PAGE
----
What Is Leadership in Curriculum?


By Grant Wiggins

ASCD’s Conference on Educational Leadership is right around the corner and we are here to provide you with a sneak peek into the conference schedule. The conference promises to give school leaders like you new ideas for your leadership knowledge base, help you focus on what matters most in leadership, and connect you with global educational leaders.

Conference on Educational Leadership

What is leadership in curriculum? Surely leadership in curriculum differs from management in curriculum, yet I suspect that few people with curricular responsibilities appreciate how different the two really are—and why real curriculum leadership is sorely needed.

Curriculum management is easy to grasp. An administrator with curriculum-management obligations ensures that the curriculum gets revised or at least examined in cycles—for example, every five years, on a staggered calendar. The manager ensures that time and money are set aside for the work. Then, the writers make some decisions (with limited overall guidance or design criteria) on how to tweak lessons or activities. The writing is done when the writers think it is done.

Such work requires no leadership per se.

Curriculum leadership, on the other hand, requires questioning the current enterprise of curriculum writing and creating something that is far more effective. Here are thirteen questions all curriculum leaders should be asking—and getting writers to consider—before, during, and after curriculum writing:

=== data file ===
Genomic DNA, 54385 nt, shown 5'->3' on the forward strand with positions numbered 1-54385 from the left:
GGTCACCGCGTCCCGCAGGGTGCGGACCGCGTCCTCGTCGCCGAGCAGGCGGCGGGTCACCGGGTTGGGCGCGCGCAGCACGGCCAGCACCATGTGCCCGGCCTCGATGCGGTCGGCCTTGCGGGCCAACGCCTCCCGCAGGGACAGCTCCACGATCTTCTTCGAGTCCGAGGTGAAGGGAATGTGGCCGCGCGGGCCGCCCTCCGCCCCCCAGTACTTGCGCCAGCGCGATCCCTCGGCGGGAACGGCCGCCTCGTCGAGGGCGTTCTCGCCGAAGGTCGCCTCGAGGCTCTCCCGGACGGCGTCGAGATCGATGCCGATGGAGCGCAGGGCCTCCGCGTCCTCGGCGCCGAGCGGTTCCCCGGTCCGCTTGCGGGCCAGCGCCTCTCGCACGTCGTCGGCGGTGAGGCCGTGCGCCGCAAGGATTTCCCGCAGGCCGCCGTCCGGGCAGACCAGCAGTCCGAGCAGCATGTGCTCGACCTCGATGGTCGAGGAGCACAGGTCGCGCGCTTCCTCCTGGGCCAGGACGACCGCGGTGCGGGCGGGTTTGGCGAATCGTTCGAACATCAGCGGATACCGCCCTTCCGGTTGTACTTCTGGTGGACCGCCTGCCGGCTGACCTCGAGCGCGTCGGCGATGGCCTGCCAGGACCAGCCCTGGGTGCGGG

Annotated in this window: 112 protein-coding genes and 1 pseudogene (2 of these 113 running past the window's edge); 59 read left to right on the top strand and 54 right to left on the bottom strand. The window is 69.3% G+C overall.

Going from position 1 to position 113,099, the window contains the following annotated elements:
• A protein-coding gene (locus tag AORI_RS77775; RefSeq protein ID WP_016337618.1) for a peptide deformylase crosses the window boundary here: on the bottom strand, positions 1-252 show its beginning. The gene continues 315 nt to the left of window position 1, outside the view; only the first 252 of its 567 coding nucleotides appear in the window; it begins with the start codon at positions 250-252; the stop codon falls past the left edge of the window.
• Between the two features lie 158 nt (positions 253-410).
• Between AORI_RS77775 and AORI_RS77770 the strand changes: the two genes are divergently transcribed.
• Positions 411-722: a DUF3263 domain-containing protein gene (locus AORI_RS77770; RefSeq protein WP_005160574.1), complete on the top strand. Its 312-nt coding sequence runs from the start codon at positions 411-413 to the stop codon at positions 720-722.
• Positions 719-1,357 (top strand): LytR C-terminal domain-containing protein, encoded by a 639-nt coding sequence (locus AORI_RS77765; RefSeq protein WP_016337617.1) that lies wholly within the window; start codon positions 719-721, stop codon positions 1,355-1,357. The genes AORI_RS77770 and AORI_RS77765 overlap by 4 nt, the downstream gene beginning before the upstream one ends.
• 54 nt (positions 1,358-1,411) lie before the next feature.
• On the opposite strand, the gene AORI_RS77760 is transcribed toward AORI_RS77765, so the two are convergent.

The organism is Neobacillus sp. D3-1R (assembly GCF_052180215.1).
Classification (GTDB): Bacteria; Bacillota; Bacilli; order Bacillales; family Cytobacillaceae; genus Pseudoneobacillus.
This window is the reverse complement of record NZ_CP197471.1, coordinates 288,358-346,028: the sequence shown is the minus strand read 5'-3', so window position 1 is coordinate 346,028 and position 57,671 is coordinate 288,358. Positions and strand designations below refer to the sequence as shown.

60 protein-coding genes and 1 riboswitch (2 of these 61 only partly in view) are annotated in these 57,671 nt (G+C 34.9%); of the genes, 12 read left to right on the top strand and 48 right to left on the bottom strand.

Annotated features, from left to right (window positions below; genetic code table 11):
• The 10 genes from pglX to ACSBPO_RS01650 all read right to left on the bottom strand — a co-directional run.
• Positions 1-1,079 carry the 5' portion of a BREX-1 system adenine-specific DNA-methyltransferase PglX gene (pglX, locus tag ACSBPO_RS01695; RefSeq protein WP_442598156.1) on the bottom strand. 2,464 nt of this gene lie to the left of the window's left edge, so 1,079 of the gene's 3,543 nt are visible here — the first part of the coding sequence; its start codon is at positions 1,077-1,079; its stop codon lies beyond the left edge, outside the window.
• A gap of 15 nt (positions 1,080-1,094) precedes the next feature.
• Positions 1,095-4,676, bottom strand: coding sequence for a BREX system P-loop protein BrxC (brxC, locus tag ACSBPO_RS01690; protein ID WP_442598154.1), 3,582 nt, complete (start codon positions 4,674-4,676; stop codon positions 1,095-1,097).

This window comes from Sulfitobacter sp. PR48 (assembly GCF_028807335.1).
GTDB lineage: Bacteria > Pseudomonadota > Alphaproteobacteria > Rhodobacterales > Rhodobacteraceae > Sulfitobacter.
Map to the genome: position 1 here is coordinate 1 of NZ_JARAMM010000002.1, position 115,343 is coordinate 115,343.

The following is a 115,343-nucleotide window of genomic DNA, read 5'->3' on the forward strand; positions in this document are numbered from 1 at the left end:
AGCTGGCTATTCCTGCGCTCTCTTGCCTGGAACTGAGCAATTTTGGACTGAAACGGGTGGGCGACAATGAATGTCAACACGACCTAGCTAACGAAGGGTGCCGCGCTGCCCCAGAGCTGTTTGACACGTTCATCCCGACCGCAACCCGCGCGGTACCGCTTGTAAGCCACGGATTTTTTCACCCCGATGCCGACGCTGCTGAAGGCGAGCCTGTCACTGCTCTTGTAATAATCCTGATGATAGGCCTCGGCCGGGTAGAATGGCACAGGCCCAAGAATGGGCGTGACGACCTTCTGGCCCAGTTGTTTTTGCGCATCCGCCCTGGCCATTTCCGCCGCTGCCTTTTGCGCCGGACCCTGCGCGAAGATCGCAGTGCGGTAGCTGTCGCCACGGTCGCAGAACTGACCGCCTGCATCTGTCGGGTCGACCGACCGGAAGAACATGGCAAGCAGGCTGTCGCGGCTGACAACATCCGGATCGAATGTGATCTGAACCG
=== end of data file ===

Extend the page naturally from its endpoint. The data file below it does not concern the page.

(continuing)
1. What is the purpose of the curriculum? Is it obligatory or suggestive?
  2. For whom is the curriculum written?
  3. What must the design and review process be, given the purpose and audience?
  4. What level of detail is demanded, given the purpose and audience?
  5. Why do most current curricula rarely get consulted? What must a curriculum entail for it to be more regularly used and more effective?
  6. What are the key deficits of the current curriculum (and student performance) that need to be better addressed?
  7. What role should textbooks/programs play and not play in the curriculum?
  8. How will best practices and research-based approaches to learning be implemented into and highlighted in the curriculum?
  9. How will mere coverage of content be avoided and deeper learning promoted? In other words, what categories and types of information should be mapped to ensure a focus on student understanding and transfer?
  10. Given the heterogeneity of each classroom, how should curriculum be written to help teachers effectively differentiate?
  11. What assessments are needed to test understanding-based goals? Based on these goals, what typical assessments should the curriculum suggest be used or not used.
  12. What troubleshooting advice should be built into the curriculum in order to address likely rough spots and student misconceptions?
  13. By what criteria will the designing and revising of the curriculum be judged before determining that it is up to standard and finished?

Clearly curriculum leadership requires a new vision, a significant long-term agenda, and lots of deep thinking and experimentation. That’s what leaders set in motion.

More from Grant Wiggins:


Please enter your comment!
Please enter your name here